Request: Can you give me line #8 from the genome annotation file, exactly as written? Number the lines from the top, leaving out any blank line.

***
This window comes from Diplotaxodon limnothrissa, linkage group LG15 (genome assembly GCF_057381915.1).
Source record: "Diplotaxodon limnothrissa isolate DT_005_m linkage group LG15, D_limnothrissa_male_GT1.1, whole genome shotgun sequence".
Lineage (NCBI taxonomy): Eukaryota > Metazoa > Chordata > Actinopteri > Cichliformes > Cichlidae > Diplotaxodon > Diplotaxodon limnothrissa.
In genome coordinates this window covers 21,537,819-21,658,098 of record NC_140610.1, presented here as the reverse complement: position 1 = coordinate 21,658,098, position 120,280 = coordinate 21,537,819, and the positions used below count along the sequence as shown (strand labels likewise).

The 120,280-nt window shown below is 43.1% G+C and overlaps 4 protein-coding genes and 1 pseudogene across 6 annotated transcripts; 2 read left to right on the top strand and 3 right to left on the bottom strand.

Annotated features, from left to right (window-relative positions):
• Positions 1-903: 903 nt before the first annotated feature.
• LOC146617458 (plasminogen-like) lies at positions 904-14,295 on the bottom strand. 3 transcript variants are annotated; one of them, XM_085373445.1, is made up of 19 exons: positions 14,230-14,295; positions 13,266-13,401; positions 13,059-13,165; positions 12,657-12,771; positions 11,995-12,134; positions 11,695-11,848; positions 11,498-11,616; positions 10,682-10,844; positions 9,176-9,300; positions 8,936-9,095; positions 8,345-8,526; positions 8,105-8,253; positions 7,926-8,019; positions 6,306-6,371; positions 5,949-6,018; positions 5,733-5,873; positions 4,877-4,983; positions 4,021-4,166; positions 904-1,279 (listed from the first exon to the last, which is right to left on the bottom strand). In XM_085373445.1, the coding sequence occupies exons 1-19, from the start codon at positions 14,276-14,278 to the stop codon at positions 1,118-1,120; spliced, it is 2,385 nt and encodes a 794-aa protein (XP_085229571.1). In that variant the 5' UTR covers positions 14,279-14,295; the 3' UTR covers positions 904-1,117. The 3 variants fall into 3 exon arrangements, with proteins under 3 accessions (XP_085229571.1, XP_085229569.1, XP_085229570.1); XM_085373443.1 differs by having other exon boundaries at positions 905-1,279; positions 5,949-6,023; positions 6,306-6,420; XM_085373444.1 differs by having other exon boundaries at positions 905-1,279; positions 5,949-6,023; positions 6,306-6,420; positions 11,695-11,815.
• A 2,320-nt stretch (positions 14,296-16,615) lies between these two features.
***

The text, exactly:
• LOC146617458 (plasminogen-like) lies at positions 904-14,295 on the bottom strand. 3 transcript variants are annotated; one of them, XM_085373445.1, is made up of 19 exons: positions 14,230-14,295; positions 13,266-13,401; positions 13,059-13,165; positions 12,657-12,771; positions 11,995-12,134; positions 11,695-11,848; positions 11,498-11,616; positions 10,682-10,844; positions 9,176-9,300; positions 8,936-9,095; positions 8,345-8,526; positions 8,105-8,253; positions 7,926-8,019; positions 6,306-6,371; positions 5,949-6,018; positions 5,733-5,873; positions 4,877-4,983; positions 4,021-4,166; positions 904-1,279 (listed from the first exon to the last, which is right to left on the bottom strand). In XM_085373445.1, the coding sequence occupies exons 1-19, from the start codon at positions 14,276-14,278 to the stop codon at positions 1,118-1,120; spliced, it is 2,385 nt and encodes a 794-aa protein (XP_085229571.1). In that variant the 5' UTR covers positions 14,279-14,295; the 3' UTR covers positions 904-1,117. The 3 variants fall into 3 exon arrangements, with proteins under 3 accessions (XP_085229571.1, XP_085229569.1, XP_085229570.1); XM_085373443.1 differs by having other exon boundaries at positions 905-1,279; positions 5,949-6,023; positions 6,306-6,420; XM_085373444.1 differs by having other exon boundaries at positions 905-1,279; positions 5,949-6,023; positions 6,306-6,420; positions 11,695-11,815.